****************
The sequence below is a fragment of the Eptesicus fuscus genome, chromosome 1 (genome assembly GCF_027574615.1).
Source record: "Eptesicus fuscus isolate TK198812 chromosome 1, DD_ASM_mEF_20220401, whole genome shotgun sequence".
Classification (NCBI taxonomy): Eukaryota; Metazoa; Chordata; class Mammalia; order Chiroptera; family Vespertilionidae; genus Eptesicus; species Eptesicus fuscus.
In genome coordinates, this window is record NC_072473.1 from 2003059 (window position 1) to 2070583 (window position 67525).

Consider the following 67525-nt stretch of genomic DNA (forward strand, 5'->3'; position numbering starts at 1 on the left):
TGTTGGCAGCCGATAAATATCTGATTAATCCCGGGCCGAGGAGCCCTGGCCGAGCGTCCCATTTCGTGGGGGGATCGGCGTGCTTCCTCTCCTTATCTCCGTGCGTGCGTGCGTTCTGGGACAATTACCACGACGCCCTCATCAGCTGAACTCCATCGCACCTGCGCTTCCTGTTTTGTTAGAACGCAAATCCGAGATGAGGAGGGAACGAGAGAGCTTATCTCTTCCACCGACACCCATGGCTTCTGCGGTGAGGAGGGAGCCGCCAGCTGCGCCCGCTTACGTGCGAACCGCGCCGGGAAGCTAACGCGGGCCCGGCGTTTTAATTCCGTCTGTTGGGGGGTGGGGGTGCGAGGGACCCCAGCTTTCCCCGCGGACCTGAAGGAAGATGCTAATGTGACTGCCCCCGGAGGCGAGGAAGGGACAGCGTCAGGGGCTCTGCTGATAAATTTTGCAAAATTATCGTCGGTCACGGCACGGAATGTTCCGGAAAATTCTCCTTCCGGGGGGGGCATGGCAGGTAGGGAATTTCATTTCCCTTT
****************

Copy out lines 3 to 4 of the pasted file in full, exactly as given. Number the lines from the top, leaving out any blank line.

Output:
Classification (NCBI taxonomy): Eukaryota; Metazoa; Chordata; class Mammalia; order Chiroptera; family Vespertilionidae; genus Eptesicus; species Eptesicus fuscus.
In genome coordinates, this window is record NC_072473.1 from 2003059 (window position 1) to 2070583 (window position 67525).